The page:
But sooner or later, the things you bury start to catch up with you. I’m done pretending my vulvodynia doesn’t exist or doesn’t affect me and my sex life, I’m done burying it. Despite the fact that several years have passed (and in spite of having understanding, open-minded and supportive lovers), I continue to struggle with feelings of guilt and insecurity, as well as an overwhelming sense of loss. And I now see that silencing them just doesn’t work. So recently I began to open up and tell people about my condition — something that feels strangely liberating, a bit like a sexual dysfunction coming-out.
I don’t know if I’ll ever be able to have pleasurable penetrative sex again but I now see that there are other things, issues resulting from vulvodynia, that I can change. I have faith that one day I will once again feel comfortable and confident in my body and I will stop seeing my vulvodynia as an insurmountable obstacle that automatically makes sex with me bad and somehow lacking.
I believe that one of the keys to making this progress is allowing room for grief. Going to doctors or therapists, talking about my experiences and remaining hopeful (despite my fear of disappointment) is all important. But it’s also crucial to acknowledge the loss I feel, loss that is not imagined or exaggerated. I’ve lost not only the ability to have certain forms of sex, I’ve also lost confidence and the love for my body that I once had, my depression deepened and my libido fell — my vulvodynia changed me.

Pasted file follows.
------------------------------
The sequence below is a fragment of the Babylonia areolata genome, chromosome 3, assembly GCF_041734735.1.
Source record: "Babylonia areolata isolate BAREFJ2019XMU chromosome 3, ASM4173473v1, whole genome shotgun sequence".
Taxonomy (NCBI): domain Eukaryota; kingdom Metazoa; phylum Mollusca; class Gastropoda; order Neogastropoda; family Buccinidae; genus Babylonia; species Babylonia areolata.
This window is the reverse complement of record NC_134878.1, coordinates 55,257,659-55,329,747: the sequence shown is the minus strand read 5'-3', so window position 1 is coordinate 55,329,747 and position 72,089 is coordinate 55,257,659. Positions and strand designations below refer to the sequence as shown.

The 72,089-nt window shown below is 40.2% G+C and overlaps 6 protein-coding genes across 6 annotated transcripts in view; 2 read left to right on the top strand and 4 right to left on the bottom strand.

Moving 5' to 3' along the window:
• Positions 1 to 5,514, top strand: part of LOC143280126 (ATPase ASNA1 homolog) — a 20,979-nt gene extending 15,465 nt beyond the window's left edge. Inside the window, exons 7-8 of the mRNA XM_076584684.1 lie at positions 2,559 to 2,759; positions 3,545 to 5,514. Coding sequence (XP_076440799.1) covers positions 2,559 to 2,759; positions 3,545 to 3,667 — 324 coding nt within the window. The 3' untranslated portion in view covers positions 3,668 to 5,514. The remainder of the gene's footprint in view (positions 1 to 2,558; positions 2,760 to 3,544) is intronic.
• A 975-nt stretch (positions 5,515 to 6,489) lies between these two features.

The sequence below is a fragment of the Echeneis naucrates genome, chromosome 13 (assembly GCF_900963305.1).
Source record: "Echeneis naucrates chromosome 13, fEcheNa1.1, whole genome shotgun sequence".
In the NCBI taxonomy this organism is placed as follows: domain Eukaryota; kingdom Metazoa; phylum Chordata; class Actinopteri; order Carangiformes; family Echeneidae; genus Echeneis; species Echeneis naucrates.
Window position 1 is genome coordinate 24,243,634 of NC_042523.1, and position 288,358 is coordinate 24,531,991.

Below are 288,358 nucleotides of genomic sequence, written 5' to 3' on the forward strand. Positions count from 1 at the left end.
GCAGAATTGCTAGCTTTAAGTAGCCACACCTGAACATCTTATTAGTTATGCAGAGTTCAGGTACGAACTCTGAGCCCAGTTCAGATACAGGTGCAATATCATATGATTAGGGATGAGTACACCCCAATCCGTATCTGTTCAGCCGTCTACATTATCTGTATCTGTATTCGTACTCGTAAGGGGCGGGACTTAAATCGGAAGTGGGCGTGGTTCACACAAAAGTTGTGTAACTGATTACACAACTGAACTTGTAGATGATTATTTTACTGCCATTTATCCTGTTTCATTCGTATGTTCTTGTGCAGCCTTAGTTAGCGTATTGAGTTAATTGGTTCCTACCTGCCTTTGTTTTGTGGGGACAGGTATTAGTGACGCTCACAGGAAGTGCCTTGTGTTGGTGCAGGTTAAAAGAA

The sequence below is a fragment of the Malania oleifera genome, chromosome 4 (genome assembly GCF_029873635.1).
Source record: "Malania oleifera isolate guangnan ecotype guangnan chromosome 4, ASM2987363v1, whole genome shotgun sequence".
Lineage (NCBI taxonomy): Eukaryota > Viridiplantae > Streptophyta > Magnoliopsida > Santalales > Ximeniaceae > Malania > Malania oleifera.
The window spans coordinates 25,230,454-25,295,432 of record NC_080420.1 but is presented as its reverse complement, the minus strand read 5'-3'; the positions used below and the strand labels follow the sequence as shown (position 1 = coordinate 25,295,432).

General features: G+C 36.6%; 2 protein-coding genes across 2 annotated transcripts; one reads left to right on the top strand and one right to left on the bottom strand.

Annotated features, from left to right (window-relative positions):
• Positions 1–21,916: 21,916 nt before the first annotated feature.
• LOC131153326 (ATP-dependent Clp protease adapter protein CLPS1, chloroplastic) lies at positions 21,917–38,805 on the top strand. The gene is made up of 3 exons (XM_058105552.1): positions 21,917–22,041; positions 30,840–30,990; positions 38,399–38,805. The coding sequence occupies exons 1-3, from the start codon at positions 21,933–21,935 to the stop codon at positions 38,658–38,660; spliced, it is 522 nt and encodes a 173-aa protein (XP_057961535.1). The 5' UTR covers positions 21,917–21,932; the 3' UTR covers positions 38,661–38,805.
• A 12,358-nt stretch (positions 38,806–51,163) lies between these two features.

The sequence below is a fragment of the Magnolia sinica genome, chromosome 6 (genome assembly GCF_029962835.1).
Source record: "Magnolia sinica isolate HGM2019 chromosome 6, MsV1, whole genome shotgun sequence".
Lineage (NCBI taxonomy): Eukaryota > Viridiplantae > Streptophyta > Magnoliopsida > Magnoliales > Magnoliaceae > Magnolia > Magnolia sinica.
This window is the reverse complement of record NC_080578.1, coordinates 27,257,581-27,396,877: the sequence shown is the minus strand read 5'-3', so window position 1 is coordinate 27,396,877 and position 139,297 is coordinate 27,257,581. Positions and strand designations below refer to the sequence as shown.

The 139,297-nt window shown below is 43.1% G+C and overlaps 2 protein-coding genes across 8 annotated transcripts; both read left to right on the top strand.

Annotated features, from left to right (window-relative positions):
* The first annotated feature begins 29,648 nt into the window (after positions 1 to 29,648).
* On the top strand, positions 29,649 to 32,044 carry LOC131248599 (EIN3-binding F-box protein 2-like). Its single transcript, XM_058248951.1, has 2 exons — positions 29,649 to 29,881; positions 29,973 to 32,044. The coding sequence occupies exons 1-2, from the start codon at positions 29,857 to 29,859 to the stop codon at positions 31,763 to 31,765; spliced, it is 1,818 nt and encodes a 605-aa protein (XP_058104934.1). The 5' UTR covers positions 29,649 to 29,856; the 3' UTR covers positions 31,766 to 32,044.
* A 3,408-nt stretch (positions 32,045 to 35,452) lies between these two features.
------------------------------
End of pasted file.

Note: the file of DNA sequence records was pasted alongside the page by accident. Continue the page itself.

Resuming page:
I am surrounded by sex positive people but I am often under the impression that sex positivity forgets to leave space for discussing very difficult situations and emotions without automatically trying to put a positive spin on them. Outside of forums about vulvodynia or intimate conversations with close friends, I feel there is no room for me to grieve all the things that this condition has taken away or somehow “spoilt” for me. This adds a layer of shame for me, as I am ashamed of my shame.
My hatred for the parts of my body that hurt and the issues I have with opening up to and trusting new sexual partners make me feel like I just don’t belong. I have days when I really don’t like myself, when I am scared of touching or being touched by people that I love and trust. There are days when any talk of sex, sex toys, porn — whatever — feels somehow triggering or exclusionary for me and makes me withdraw. But here’s the thing: vulvodynia complicates things and brings in a whole set of difficult emotions. I struggle but I am pretty sure that other people in my place would struggle as well. My success lies in the fact that I don’t want to withdraw or avoid the issue anymore, that I am ready to face it and I haven’t given up. And if you, dear reader, are struggling with vulvodynia too then know this — you are not broken. You are strong.